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The Independent Voice of the Commodity Industry


Catholic Agency for Overseas Development (CAFOD) has expressed concern at the announcement by Sainsbury’s supermarket in the UK that it will move away from the well-known Fairtrade mark for its own brand tea. Concern has also been expressed that the supermarket – and other supermarkets in the UK – plan to move away from Fairtrade certification for other products, including coffee.

While Sainsbury’s has said the ‘fairly traded’ scheme it will trial for its tea will operate in a similar way to Fairtrade, small scale producers say they are concerned that they will lose control over how the money made from their goods can be spent.

The Fairtrade mark guarantees that producers receive a guaranteed minimum price for their goods alongside an additional premium, which communities spend on improving their living conditions.

A big difference with Sainsbury’s proposed scheme is that, while the supermarket says it would continue to pay the social premium, the Sainsbury’s Foundation would decide how it is spent, rather than the communities themselves. Producers would have to apply to the Sainsbury’s foundations for grants to access the premium.

Neil Thorns, Director of Advocacy at CAFOD, says Sainsbury’s has not explained how small-scale farmers would be better off under the new proposed scheme than with the current Fairtrade mark. He said: “We are concerned that this new pilot scheme will not meet the rigorous and important standards set by Fairtrade, which people can recognise on their shelves through the Fairtrade Mark.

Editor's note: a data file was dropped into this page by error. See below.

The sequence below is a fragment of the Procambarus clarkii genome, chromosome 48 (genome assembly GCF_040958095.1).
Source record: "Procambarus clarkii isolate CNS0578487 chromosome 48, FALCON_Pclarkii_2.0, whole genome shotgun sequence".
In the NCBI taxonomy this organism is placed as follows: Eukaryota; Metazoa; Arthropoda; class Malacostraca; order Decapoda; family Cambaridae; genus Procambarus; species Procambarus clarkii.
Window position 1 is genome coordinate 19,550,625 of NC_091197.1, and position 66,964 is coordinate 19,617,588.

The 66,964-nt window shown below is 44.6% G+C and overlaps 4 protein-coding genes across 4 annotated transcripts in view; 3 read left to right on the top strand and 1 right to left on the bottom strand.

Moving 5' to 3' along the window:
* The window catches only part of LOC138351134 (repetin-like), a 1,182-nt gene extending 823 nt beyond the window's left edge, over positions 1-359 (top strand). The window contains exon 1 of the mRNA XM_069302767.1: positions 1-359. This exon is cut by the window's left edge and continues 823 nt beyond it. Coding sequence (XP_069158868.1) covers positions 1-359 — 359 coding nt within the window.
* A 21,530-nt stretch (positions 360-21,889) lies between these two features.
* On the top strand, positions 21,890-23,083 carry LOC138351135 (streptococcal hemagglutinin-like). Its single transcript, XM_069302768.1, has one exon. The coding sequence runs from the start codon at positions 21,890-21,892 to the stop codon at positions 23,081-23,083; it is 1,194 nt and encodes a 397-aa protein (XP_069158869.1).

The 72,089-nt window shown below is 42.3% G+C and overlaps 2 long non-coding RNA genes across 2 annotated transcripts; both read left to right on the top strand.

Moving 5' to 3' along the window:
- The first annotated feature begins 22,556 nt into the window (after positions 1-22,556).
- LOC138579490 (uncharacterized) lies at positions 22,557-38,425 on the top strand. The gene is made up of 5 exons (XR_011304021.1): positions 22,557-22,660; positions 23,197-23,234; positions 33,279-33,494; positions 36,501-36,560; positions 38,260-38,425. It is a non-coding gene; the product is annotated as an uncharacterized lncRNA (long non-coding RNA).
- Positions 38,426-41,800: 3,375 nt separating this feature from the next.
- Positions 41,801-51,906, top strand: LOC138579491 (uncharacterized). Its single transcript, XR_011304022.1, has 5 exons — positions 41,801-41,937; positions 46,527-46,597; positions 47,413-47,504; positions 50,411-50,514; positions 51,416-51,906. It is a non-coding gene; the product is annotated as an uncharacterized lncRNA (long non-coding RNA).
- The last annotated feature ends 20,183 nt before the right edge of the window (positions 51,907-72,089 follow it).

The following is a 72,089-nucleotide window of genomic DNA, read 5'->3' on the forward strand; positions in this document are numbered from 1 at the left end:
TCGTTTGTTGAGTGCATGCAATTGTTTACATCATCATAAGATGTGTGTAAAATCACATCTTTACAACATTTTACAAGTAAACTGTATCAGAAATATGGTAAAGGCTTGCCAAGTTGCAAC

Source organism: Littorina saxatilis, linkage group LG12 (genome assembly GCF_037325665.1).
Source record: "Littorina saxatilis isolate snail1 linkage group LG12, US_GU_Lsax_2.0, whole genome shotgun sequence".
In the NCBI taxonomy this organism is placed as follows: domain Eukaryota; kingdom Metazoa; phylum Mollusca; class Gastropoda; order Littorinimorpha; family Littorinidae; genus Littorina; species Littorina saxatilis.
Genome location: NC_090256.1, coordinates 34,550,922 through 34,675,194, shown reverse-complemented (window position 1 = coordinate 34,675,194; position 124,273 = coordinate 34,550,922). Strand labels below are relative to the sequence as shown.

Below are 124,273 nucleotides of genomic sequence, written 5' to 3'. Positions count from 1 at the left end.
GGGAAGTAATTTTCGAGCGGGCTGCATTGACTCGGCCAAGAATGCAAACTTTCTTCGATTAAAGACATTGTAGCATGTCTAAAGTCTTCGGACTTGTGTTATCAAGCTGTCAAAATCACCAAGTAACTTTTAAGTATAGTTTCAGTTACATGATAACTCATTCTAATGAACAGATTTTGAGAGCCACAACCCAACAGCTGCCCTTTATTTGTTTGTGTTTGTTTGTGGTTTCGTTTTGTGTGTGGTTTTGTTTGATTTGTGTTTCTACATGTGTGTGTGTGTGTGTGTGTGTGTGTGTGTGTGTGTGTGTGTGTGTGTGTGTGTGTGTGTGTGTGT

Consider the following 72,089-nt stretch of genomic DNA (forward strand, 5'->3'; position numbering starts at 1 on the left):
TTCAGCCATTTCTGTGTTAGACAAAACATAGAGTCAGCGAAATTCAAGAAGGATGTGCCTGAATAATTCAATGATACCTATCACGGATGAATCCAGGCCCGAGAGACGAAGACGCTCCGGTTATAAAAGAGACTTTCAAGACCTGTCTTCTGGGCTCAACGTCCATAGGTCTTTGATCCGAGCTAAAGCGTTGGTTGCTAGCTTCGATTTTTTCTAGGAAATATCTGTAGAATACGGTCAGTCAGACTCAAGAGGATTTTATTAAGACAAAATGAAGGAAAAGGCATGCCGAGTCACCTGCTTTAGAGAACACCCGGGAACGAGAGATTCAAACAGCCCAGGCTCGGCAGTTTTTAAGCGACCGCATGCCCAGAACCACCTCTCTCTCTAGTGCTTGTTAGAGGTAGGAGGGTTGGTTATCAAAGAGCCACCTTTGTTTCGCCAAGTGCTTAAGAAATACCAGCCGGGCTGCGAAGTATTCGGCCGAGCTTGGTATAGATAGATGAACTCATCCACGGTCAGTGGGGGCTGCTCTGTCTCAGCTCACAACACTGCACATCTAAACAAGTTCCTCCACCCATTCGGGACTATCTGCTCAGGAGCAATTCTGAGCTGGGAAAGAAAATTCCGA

“Taking control of the premium out of the producers’ hands can never be the right thing to do. Our supporters look for the Fairtrade Mark because they believe in supporting poor farmers around the world. Sainsbury’s has previously been a leading light on enabling them to do this and we urge them not to move away from this.”

CAFOD co-founded the Fairtrade Foundation in 1992 alongside Christian Aid, Oxfam, Traidcraft and others, and the Catholic community has since shown enormous support for the Fairtrade scheme, with over 500 parishes across England and Wales now certified as Fairtrade. The Fairtrade Foundation has said 229,000 farmers would be affected by Sainsbury’s proposed change.

CAFOD has joined with other organisations to send a letter to Sainsbury’s CEO, asking him to urgently review and reconsider the supermarket’s plans.

The letter can be found on the Catholic Agency for Overseas Development’s website.



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  1. John Nuwagaba

    The decision of Sainsbury Supermarket to move away from Fairtrade is sad news for tea small holder producers in the South. Fairtrade gives 3 key guarantees that have enabled small holder farmers to get their livelhoods transformed.
    1. Guarantee of minimum price this has protected small holder farmers who even have no access to current market information to trade and make their farmers prosper
    2. Social premium. This has enabled us to transform our communities i.e heath projects, school project , water and sanitation projects , bridge construction for village feeder footpath just to mention a few not forgetting quality enhancement.
    .3.Access to affordable financing . Small holder producers could make without access to affordable trade finance. ACPCU has been able to grow because of having access to affordable trade finance.

    Let us all put our efforts together to stop this move by Sainsbury


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